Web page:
Steven Mansoor, M.D., Ph.D.
Steven Mansoor, M.D., Ph.D.

Steven Mansoor, M.D., Ph.D.

Assistant professor of medicine (cardiovascular medicine) and chemical physiology and biochemistry, OHSU School of Medicine; OHSU Knight Cardiovascular Institute

Determining the structure and function of cardiovascular proteins to treat heart disease

The structure and function of proteins, especially complex cell surface receptors such as ion channels, are critical to cellular physiology and signal transduction, and to the pathophysiology of disease. Despite their central function in human physiology and as potential targets of therapeutic agents, we do not have enough information about their structure to design drugs that could specifically target these receptors.

As Mansoor sought treatments for his patients, he wondered how protein receptor signaling really worked and whether it could be strategically manipulated to alter physiology or even treat disease. This led him to study the relationship between the structure and function of these proteins.

“The structure-function relationship of proteins sits at the heart of these questions,” said Mansoor. “The further I got in my medical training, the more I realized that this relationship is fundamentally important to pharmacology and to the majority of medicines I use daily to treat patients with cardiovascular disease.”

Understanding the structure of receptor drug targets and how ligands influence that structure, and ultimately, the receptor’s function will allow for the rational design of pharmaceuticals for the treatment of cardiovascular conditions such as angina, hypertension and platelet aggregation.

Mansoor is investigating purinergic receptors, which play important roles in cardiovascular, neuronal and immune systems. The award will allow him to use single particle cryo-electron microscopy, X-ray crystallography and techniques in electrophysiology to study the structure, function and signaling of these receptors. This will span studies of ligand/receptor interactions at the bench to the development of novel drug therapies that will be tested for safety in animals and efficacy in humans, through clinical trials, to ultimately treating patients with cardiovascular disease at the bedside.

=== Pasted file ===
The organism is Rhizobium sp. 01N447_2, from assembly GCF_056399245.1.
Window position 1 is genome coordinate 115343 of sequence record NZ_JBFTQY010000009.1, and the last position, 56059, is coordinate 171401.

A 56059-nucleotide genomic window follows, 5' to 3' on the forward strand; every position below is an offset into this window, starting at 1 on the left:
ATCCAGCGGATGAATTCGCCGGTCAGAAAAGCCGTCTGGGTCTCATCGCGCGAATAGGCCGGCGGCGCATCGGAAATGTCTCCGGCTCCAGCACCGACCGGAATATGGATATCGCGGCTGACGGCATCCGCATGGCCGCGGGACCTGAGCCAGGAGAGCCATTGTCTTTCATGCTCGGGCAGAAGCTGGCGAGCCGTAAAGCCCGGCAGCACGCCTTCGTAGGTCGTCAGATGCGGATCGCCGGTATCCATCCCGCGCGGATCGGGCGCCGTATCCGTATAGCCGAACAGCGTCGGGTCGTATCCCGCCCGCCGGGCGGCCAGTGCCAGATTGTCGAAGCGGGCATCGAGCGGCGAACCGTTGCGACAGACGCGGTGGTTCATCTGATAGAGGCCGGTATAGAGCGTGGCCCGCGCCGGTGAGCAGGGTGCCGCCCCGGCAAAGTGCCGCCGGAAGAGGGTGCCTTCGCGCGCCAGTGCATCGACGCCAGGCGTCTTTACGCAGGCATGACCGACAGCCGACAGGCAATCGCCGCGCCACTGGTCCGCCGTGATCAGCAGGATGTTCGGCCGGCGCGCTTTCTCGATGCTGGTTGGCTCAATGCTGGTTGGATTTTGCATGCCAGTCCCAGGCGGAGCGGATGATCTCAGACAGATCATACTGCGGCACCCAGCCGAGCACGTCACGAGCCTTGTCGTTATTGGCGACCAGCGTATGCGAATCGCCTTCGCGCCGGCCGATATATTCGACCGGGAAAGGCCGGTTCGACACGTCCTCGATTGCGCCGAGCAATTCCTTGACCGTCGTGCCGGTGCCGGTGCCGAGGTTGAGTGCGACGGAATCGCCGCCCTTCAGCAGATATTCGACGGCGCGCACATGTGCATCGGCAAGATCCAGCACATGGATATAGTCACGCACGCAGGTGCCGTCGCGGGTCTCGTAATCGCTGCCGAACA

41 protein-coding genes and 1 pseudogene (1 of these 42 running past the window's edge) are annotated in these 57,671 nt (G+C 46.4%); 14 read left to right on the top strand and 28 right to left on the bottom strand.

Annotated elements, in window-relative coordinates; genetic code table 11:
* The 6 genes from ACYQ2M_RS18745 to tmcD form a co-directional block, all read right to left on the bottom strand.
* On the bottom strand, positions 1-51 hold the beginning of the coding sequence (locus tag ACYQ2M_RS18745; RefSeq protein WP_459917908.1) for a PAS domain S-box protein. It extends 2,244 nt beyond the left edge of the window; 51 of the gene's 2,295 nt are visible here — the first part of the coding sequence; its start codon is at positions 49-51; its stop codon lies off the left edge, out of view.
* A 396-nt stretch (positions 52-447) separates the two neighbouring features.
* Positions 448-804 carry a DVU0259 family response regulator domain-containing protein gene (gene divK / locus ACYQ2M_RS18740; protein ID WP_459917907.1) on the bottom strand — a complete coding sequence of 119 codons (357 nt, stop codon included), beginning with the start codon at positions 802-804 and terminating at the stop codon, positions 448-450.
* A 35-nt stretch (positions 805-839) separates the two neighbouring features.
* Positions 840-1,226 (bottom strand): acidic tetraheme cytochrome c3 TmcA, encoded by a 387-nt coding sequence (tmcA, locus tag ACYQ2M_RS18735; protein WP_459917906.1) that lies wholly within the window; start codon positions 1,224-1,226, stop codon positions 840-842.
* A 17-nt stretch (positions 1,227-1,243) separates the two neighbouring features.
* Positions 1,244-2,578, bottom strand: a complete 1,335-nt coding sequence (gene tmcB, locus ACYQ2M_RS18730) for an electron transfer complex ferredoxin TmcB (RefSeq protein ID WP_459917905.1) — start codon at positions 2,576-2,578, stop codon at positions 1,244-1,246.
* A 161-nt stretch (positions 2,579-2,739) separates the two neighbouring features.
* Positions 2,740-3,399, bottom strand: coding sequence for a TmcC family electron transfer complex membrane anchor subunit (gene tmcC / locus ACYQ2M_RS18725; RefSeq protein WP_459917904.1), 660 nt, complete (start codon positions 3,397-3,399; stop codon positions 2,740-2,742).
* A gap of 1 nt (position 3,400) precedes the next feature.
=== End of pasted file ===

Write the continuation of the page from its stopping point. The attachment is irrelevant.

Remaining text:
Jeff Tyner, Ph.D. (2018)
Jeff Tyner, Ph.D.

Jeffrey Tyner, Ph.D.

Professor of medicine (cell, developmental, and cancer biology), OHSU School of Medicine, OHSU Knight Cancer Institute

Working toward a cure for blood cancers 

The goal of Tyner’s research program is to improve therapies for patients with leukemia and other blood cancers through a discovery-based platform of functional genomics. Several of his findings have been, and are being, tested in clinical trials, the earliest of which are now complete and likely to lead to regulatory approvals.

The basic premise of this functional genomics platform is to collect as much information as possible from samples of patient cancers — information such as analyses of tumor cell drug sensitivity, signaling, genetics and other cellular processes, as well as data regarding the state of the tumor microenvironment — to mine these expansive patient sample data sets and perform complementary experiments using laboratory models.

Tyner said that he had applied this research strategy to the study of numerous forms of these cancers for more than 10 years: “My team has made a number of discoveries that have led to better understanding of the origins of these diseases. When we couple these biological insights with clinically oriented information, we can make significant advances in the manner by which blood cancers are diagnosed and treated.”

With the Faculty Excellence and Innovation Award, Tyner will further develop the platforms his team is using to study these hematologic malignancy patient samples. In particular, they will be able to incorporate more sophisticated and precise analyses of cancer cell phenotypes with single-cell granularity. This data generation will be coupled with expansive mechanistic follow-up experimentation that will enable prioritized testing of novel drug combinations.

The culmination of the whole research program will support clinical trials to be developed for novel drug combinations to improve outcomes for patients with cancer.

Silver Family Innovation Fund

Faculty Excellence and Innovation Awards nominees, Fall 2019

Deans, directors and chairs at OHSU were asked to nominate a single faculty member for the Faculty Excellence Awards. These nominees represent some of the most accomplished early- and middle-stage investigators at OHSU and are among the most promising thinkers in their fields.